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Webzine dedicated to the metal band fronted by girls. We also like ambient,darkwave,rock & electronic music.
Interview By Andy Axworthy
A band unafraid to liberally sprinkle some synth and associated electronica into the mix, Amiens’ C-Rom are an intriguing mélange of styles, ranging from the mellifluous and melancholic through dance and darkwave to martial metal, all dusted with a soaring, soulful vocal. With second album “Flames of Knowledge” now safely under their belt, Femme Metal caught up with vocalist Christelle to talk about the latest release, styles and themes, opera and amongst other things, a penchant for of tea and cakes.Hi Christelle, welcome to the Femme Metal experience. Let’s start, if we may, with a little of the story so far. How did you come to join C-Rom and could you introduce us to, and tell us a little about your fellow band members?
I started with C-ROM in 2001. At that time, the band had only begun rehearsals for a few months, and had only 3 members: François (keyboards and programming), Cédric (guitar) and Laurent (bass). They were looking for a clear female voice and my first tries were conclusive as they wanted something contrasting with C-ROM’s first songs. After 2 demos, Christian (guitar) and Axel (percussions) joined the band and gave C-ROM a new dimension on stage.
What about the band’s name? How did you all decide and settle on C-Rom?
The founder members wanted something short, without any “real” sense. The only connotations that can be found suited C-ROM quite well: the similarity with the terms “cd-rom” and “serum”.
We have not played live that much in 2010 but “Flames of Knowledge” received a lot of good reviews in magazines, fanzines or on the web. We are proud of that album, because it looks like we wanted it to become since the first songs were written by François.
“Flames of Knowledge” plays as a rock opera with its theme based upon the myths of Prometheus and Pandora. How were you drawn to this idea and do the tracks play out as episodes from the original stories or is there a more contemporary message within the songwriting?
I understand that you also sing opera. Can you tell us a little about that part of your life? What is your favourite opera, part or aria?
I sing in a lyrical group called “Les Mezzos Sopranos”. Currently, we play Jacques Offenbach’s “Le Voyage Dans La Lune” which is funny, fairy and really interesting.
I play the role of a man who collects women: “Le Prince Qui Passe Par Là” (the role was rewritten for soprano voice). I sing alone (very impressive!) and sometimes sing together with the choir. I like operas because it’s a complete art: I can be a singer, an actor and share many good moments. At the moment, I work (during my lessons) on a beautiful aria extracted from “Il Re Pastore” from Mozart. Otherwise, I like “La Traviata” from Verdi, Puccini’s opera: “Turandot”, “Madame Butterfly” (very sad but beautiful), “Carmen” from Bizet…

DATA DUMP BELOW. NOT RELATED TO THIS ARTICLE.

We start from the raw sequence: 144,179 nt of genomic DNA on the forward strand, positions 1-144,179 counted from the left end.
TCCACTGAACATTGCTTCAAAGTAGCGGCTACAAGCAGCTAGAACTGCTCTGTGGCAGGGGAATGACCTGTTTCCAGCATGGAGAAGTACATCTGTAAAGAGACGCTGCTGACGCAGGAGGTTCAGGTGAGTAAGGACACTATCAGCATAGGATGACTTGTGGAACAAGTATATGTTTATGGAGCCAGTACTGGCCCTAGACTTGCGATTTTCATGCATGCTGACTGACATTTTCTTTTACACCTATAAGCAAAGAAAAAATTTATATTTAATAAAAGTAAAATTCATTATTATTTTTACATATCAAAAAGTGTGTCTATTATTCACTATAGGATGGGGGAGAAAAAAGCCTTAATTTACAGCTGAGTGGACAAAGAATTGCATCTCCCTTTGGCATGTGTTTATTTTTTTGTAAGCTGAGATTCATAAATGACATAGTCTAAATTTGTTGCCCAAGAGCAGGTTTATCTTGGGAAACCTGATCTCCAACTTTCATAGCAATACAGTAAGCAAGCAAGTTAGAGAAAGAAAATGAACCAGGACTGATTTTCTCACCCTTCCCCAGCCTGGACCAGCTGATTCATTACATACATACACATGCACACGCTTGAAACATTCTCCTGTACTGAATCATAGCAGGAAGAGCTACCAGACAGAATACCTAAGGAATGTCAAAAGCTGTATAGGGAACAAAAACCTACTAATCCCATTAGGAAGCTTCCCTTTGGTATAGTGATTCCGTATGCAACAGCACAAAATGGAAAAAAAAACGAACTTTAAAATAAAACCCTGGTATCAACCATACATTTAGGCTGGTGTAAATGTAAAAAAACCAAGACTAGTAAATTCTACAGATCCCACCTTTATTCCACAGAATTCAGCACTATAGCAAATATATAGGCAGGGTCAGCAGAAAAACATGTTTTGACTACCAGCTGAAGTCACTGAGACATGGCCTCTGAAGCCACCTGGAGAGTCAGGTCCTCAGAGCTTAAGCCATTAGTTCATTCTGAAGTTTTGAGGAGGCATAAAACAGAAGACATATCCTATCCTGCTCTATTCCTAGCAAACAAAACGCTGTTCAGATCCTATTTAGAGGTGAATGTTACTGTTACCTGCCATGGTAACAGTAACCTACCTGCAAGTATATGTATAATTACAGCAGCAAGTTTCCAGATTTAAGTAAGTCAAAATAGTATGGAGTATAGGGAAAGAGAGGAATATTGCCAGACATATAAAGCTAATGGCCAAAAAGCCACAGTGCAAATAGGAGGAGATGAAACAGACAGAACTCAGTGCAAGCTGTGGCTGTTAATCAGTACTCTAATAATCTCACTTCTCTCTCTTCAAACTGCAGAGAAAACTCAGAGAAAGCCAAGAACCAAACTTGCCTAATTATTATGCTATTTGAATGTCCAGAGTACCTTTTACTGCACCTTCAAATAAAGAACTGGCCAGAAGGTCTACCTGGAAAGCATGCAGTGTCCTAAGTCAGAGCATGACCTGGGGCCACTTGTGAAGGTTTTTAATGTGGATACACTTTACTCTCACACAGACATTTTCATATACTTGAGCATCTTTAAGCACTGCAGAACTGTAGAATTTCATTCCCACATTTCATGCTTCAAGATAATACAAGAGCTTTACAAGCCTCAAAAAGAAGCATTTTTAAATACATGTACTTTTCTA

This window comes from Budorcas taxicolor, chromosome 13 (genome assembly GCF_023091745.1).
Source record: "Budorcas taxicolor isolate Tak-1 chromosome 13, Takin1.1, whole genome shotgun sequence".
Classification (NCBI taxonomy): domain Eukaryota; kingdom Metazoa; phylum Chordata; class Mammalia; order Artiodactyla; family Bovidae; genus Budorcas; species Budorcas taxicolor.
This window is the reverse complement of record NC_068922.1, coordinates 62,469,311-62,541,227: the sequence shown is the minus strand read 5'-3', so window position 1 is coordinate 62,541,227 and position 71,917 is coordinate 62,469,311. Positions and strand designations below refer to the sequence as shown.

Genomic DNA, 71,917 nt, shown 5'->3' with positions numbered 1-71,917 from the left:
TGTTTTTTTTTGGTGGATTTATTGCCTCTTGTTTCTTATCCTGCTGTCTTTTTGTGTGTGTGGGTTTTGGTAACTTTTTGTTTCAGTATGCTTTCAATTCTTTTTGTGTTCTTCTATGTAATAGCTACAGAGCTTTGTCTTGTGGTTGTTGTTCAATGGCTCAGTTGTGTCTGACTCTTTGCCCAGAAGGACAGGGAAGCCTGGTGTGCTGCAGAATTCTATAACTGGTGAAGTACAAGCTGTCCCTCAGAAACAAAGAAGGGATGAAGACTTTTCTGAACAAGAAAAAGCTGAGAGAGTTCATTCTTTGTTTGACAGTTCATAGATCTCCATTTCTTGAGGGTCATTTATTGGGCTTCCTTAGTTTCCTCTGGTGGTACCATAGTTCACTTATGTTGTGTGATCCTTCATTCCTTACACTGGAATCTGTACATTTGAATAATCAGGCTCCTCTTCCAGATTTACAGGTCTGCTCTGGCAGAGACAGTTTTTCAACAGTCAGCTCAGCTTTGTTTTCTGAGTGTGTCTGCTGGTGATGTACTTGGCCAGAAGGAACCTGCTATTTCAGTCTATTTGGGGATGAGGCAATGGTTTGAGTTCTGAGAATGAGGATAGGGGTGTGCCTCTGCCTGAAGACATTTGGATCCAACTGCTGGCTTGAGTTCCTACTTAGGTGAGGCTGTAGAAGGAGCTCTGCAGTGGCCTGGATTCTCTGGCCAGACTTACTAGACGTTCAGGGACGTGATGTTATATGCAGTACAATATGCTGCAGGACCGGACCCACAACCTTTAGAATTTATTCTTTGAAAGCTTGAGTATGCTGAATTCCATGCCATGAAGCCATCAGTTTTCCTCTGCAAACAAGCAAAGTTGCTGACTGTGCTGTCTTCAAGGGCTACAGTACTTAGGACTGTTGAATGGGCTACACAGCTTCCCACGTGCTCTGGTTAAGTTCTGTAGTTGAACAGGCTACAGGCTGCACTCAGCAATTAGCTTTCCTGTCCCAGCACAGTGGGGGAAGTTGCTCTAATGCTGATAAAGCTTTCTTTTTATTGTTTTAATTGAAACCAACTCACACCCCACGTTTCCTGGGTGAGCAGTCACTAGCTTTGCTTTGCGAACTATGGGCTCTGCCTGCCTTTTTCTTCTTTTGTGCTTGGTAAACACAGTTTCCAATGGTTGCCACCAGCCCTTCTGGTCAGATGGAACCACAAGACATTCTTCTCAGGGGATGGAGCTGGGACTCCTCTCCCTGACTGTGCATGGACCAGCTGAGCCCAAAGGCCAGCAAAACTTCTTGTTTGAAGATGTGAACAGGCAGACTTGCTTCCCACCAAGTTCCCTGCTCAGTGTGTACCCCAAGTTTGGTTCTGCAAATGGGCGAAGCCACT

Both “Temptation” and the video to “Doubt” (from first album “The Winding Star”) feature a motif and use symbolism to help illuminate the songs and their themes. What is the story behind this? Does it represent a common thread within each album and can we look forward to this continuing with future C-Rom videos?Yes, the symbol used on the albums should be used in the video clips….and the flames can also be found somewhere on our third video clip (“Narthex”, which has just been released…this is a scoop: cf. link below). In a way it is a graphic summary of the albums’ themes. Our third album would probably have one too. But it is too early to say…
When you are touring is there any venue that you really look forward to playing? Also, if you could play a show/festival anywhere, where would you choose and why would that be?Touring in Europe with bands like Samael or Pain would be great. Their public and ours is sensible to the same things and we would enjoy to meet another public which would be more electro and “darker” than the one of female singing voices bands.
Review by Tony Cannella
On their My Space profile, Memphis, Tennessee’s Order of Týr list among their influences power metal, electronic music and… video games. Their album cover has a definite video game vibe to it and throughout their second album “Flames of Destiny”; Order of Týr incorporates some video game-like sounds along with their metal. That said, it is certainly a unique approach to take musically and the end result is an adventurous sounding second release. After the 2-second (that’s right 2-second) opening intro, Order of Týr launches into the 8-minute “Angels of Majesty / To Yourself, Be True”. Order of Týr also incorporates movie soundtrack influences into their music; “Ignite the Desire” is a perfect example of this. The epic 18-minute “Onward, My Children, to the Brink of Destiny”, is a great song that changes direction so many times throughout the course of its 18-minutes and never gets boring. Other Highlights: “Identity”, “Odin Speaks”, “Fight On, Forever” and “Angels of Majesty”. It is difficult to simply sit back and describe the music on “Flames of Destiny”, it must be heard to get a feel of the overall sound that Order of Týr presents. Whether you like it or don’t, this is a bold second step from a band that shows off loads of promise. I am still a little unsure about what genre this band lies in, perhaps a new one, video game power metal? Whatever the case, Order of Týr do things their own way and that is to be commended.
Rating - 72/100
Label : Pervade Productions/Thundering Records
Review by Tony Cannella
Rating - 85/100